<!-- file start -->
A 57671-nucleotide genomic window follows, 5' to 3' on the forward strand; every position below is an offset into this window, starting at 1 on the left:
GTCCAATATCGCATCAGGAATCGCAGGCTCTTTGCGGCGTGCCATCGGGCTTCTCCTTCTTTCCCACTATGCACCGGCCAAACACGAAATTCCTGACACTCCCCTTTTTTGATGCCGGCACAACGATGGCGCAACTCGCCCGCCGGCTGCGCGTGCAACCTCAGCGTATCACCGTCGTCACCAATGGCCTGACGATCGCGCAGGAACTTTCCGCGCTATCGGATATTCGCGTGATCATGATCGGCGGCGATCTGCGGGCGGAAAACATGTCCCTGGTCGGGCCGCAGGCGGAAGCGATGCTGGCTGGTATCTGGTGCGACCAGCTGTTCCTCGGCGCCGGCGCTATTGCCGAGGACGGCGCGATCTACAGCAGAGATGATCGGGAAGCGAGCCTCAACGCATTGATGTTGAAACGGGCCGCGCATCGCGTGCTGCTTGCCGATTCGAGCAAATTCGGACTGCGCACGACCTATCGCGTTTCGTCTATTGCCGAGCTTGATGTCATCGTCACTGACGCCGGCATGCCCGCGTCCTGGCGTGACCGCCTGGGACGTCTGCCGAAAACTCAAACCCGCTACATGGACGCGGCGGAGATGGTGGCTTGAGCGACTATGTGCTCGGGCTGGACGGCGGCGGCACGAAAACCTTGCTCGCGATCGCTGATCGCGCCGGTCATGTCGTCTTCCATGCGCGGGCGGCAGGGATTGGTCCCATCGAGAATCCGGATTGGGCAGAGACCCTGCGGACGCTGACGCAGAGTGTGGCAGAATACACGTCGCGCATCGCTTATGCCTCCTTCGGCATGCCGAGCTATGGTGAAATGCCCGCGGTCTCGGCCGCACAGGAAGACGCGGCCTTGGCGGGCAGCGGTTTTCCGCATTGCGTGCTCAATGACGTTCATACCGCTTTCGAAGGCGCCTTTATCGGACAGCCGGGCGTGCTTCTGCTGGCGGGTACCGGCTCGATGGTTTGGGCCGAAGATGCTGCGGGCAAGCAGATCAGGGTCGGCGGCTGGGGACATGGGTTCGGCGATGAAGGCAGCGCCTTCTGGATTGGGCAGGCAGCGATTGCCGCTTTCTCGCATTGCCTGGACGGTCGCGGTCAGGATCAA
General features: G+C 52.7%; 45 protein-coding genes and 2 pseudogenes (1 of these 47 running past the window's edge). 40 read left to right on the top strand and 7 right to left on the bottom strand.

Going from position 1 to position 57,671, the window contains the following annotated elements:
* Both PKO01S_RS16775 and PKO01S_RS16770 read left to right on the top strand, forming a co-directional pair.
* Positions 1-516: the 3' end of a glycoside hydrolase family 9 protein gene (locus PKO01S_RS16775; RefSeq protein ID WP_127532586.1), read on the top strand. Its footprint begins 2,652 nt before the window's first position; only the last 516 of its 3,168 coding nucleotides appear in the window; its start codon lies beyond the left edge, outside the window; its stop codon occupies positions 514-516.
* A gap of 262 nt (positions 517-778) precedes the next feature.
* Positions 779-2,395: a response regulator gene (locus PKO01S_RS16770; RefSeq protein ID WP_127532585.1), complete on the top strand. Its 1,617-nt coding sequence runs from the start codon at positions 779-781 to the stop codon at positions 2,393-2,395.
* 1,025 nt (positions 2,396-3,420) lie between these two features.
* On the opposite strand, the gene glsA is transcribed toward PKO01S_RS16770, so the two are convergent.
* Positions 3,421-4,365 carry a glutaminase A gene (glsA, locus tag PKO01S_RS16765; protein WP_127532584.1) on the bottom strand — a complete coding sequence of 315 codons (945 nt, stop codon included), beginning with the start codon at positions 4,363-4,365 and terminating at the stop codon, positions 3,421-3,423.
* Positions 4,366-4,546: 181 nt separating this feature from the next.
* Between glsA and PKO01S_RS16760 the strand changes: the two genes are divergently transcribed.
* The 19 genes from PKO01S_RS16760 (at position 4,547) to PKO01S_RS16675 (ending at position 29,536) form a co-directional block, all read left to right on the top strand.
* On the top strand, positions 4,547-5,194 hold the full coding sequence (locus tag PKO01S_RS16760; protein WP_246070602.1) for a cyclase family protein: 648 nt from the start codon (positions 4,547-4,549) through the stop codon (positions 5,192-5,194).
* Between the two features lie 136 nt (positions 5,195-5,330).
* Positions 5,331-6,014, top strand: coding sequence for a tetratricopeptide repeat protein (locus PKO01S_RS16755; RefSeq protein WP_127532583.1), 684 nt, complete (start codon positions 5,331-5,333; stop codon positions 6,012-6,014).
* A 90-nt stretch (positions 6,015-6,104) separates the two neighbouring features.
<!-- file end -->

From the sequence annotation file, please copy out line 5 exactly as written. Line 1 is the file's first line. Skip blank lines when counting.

* Both PKO01S_RS16775 and PKO01S_RS16770 read left to right on the top strand, forming a co-directional pair.